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Published August 04, 2011, 11:54 AM

Late blight found in ND, Minnesota

Late blight has been found in potato fields in western Minnesota and North Dakota’s Walsh County, the state’s leading potato producer. The highly contagious fungus, which caused the disastrous Irish potato famine in the 1840s, can hurt both yields and quality.

By: Jonathan Knutson, Agweek

Late blight has been found in potato fields in western Minnesota and North Dakota’s Walsh County, the state’s leading potato producer.

The highly contagious fungus, which caused the disastrous Irish potato famine in the 1840s, can hurt both yields and quality.

However, modern fungicides “help growers manage this disease and grow profitable crops,” says Eric Tedford, a fungicide technical brand manager with Syngenta in Greensboro, N.C.

Syngenta Crop Protection sponsors the North Dakota State University Blightline, a hotline that collects local weather data to forecast the occurrence and spread of late blight in eastern North Dakota and western Minnesota.

The Northern Plains Potato Growers Association reported in its weekly update July 26 that late blight has been found in west central and southern Minnesota, as well as in Walsh County.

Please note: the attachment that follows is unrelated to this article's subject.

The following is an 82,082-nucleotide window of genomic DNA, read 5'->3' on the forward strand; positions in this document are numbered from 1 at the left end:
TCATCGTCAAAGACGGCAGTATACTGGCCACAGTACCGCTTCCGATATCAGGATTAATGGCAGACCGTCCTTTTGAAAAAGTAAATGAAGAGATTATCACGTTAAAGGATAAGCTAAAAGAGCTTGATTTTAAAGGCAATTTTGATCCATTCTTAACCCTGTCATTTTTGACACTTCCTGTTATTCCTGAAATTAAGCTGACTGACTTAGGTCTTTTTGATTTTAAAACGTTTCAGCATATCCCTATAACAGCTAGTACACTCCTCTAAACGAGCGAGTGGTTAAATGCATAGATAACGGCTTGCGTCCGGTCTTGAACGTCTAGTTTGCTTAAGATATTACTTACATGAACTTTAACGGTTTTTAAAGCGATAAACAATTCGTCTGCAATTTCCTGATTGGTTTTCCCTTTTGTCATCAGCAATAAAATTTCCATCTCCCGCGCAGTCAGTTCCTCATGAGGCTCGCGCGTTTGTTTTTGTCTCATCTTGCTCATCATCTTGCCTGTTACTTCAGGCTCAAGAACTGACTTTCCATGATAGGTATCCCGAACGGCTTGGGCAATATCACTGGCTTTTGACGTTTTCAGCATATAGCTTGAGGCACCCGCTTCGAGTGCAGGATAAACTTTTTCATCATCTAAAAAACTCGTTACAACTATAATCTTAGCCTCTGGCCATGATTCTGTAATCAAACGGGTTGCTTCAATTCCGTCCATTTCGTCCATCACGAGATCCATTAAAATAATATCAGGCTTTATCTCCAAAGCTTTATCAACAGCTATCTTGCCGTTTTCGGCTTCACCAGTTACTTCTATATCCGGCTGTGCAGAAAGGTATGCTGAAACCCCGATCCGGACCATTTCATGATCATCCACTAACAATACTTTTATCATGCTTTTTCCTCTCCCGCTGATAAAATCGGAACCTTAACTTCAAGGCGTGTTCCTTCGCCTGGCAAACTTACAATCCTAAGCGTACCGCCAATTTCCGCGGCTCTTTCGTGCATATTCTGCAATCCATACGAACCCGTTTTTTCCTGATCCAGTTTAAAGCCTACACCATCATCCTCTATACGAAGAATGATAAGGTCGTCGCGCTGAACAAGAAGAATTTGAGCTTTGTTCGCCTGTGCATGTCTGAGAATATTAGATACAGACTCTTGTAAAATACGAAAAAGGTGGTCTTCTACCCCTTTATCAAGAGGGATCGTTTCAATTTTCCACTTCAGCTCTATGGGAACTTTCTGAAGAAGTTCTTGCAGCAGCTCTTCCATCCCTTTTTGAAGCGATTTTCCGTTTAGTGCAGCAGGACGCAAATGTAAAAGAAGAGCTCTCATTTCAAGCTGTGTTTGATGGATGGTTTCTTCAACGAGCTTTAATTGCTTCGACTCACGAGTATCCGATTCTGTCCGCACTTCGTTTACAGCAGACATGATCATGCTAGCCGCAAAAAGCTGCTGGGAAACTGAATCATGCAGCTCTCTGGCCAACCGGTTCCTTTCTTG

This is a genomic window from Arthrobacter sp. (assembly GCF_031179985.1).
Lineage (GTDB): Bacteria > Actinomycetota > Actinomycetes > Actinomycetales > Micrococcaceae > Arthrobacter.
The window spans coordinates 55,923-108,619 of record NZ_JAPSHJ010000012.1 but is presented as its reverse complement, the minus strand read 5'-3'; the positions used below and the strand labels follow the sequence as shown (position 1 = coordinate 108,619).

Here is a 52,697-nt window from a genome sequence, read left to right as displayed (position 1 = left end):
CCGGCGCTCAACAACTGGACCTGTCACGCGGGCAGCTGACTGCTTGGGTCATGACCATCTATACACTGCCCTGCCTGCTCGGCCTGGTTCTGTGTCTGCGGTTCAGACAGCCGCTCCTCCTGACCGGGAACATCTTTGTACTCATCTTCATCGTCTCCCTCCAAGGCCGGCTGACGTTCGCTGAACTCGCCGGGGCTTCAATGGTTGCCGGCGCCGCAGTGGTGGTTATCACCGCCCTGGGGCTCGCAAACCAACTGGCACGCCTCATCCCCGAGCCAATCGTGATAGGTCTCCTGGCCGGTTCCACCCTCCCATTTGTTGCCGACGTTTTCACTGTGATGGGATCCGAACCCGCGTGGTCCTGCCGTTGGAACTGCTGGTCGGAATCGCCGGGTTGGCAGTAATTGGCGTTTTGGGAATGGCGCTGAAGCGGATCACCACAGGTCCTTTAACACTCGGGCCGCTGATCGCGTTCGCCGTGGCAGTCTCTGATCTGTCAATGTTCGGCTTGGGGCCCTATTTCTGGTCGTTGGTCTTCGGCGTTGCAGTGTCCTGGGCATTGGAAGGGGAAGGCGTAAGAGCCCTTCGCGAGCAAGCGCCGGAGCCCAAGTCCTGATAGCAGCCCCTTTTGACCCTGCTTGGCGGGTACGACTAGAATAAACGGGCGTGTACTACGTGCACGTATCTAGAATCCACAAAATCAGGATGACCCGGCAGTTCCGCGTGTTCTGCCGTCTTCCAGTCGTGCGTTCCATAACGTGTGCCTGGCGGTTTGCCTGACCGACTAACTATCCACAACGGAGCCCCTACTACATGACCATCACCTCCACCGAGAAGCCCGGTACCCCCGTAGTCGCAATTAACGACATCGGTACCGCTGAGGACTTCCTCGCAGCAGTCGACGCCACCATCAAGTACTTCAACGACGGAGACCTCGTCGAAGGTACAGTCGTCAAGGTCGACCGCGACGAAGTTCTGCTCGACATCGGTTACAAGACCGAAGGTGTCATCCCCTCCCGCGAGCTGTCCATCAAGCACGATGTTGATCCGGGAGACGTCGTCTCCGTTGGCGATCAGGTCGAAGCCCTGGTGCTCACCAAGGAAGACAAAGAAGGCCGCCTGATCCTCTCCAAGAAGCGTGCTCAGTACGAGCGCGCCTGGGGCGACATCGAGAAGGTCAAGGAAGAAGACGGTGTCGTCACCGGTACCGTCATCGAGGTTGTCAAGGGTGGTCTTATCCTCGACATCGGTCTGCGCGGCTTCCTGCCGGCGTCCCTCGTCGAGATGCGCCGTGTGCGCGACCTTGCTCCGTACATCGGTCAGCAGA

Scout fields

The NDSU Blightline encourages potato growers to scout their fields and to apply fungicides on a five-day schedule in potato fields grown under irrigation and a five- to seven-day day schedule in nonirrigated fields.

“Now is not a good time to attempt to minimize production costs by limiting fungicide applications,” the Blightline says.

Growers are asked to submit samples of late blight and report new occurrences as soon as possible to NDSU.

Traditionally, late blight has been rare in the region. But cool, wet conditions in recent years have allowed the disease to pop up in 2009, 2010 and again this year.

Late blight arrived early in the 2010 growing season and was relatively widespread, but turned out not to be serious, according to information from North Dakota State University.

‘Disease triangle’

Tedford notes that the so-called “disease triangle” consists of three factors: a susceptible host, the presence of pathogens and a conductive environment.

If one of more of the factors isn’t present, disease doesn’t occur. If all three factors are present — as is the case in eastern North Dakota and western Minnesota potato fields — disease can occur, he says.

Late blight spreads very rapidly and can devastate fields if control measures aren’t taken, Tedford says.

More information on the NDSU Blightline: Call the toll-free hot line at 888-482-7286. Or go to www.ndawn.

ndsu.nodak.edu. Click on “applications” on the left-hand side and then click again on the “potatoes” drop-down box.

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